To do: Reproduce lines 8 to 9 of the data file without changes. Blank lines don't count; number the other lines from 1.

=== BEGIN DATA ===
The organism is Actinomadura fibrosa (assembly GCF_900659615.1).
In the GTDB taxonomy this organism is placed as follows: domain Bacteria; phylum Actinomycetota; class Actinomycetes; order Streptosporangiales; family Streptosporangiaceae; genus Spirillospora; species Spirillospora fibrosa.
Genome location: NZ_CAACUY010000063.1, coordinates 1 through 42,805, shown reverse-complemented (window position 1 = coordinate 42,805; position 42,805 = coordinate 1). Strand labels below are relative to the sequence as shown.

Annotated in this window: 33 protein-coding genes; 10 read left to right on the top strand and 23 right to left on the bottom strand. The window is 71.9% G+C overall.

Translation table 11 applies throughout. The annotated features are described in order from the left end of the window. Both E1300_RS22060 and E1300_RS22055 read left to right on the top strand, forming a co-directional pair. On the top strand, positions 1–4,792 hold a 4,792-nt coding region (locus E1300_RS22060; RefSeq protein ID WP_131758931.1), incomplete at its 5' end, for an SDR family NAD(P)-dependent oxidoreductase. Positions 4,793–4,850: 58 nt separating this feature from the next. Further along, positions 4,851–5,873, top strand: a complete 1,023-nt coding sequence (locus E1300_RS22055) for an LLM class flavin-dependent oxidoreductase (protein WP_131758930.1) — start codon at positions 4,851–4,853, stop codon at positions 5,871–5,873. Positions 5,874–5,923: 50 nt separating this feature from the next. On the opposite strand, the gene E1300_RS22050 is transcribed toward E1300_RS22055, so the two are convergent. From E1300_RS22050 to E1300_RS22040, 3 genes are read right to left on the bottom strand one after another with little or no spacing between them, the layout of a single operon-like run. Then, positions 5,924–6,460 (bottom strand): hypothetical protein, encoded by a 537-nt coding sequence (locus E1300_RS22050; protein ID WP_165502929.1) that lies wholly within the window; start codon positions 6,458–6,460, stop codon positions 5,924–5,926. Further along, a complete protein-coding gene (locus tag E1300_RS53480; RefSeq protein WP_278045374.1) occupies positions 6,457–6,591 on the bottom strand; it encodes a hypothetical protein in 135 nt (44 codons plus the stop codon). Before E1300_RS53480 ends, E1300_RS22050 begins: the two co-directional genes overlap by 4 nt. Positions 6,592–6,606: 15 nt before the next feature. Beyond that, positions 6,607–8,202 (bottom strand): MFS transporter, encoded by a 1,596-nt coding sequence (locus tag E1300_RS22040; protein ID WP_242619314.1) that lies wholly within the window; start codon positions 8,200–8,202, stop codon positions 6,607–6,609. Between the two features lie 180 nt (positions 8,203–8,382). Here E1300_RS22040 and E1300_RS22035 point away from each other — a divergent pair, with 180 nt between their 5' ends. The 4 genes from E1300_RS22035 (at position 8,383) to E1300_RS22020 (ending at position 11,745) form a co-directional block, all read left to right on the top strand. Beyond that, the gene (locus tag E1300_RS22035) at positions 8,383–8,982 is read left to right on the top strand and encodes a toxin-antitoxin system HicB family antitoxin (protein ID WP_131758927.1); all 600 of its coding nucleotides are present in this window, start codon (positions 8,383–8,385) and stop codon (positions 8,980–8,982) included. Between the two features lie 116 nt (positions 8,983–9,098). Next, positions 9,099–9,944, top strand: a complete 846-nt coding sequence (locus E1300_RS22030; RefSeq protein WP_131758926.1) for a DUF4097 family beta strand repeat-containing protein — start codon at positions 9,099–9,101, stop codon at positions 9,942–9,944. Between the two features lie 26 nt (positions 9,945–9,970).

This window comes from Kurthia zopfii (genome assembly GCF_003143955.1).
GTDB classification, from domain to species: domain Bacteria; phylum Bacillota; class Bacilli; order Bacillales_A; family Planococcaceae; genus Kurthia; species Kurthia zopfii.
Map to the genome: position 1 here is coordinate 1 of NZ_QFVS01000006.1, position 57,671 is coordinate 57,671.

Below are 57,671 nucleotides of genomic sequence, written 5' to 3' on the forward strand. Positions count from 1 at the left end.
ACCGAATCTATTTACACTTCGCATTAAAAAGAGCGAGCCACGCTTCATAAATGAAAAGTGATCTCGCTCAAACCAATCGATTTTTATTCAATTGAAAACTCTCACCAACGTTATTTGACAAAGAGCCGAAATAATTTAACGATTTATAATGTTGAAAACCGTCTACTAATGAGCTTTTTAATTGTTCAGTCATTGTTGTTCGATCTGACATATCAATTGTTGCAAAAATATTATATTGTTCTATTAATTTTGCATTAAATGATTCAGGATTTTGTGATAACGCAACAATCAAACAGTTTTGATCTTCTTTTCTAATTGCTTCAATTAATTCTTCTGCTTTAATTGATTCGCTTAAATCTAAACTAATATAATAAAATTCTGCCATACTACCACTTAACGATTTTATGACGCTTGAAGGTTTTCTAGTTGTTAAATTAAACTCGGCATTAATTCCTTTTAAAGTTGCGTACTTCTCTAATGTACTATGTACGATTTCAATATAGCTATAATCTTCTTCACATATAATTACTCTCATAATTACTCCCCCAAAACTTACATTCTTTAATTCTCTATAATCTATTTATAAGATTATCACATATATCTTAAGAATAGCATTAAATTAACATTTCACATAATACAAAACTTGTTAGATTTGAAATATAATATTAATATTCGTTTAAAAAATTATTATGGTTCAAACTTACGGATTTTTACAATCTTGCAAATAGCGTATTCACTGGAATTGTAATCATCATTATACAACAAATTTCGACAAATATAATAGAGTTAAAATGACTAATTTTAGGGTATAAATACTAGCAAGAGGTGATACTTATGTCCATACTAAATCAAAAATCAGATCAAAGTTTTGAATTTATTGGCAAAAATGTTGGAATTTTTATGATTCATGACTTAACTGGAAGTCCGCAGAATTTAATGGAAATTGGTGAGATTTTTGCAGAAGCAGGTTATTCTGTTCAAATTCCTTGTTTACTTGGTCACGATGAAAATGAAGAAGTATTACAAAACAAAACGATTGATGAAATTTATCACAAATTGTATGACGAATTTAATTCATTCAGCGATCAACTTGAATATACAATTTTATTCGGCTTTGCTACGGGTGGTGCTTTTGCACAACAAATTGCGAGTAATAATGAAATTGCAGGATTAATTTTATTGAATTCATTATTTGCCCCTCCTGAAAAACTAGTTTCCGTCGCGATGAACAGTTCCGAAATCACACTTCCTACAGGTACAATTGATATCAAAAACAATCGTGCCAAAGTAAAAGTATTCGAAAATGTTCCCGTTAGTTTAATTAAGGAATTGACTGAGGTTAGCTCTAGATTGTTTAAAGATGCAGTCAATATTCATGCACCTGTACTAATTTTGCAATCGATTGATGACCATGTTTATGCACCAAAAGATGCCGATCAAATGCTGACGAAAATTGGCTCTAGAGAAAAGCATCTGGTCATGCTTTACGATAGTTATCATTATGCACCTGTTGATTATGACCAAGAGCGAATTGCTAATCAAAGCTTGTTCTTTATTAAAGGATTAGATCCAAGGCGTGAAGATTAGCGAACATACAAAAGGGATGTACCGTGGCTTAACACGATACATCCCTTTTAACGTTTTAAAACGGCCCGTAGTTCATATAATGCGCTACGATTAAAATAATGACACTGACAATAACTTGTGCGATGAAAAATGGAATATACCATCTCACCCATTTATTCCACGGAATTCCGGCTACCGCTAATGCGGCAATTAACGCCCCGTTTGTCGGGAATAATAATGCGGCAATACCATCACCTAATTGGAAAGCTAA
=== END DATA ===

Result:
Map to the genome: position 1 here is coordinate 1 of NZ_QFVS01000006.1, position 57,671 is coordinate 57,671.

Below are 57,671 nucleotides of genomic sequence, written 5' to 3' on the forward strand. Positions count from 1 at the left end.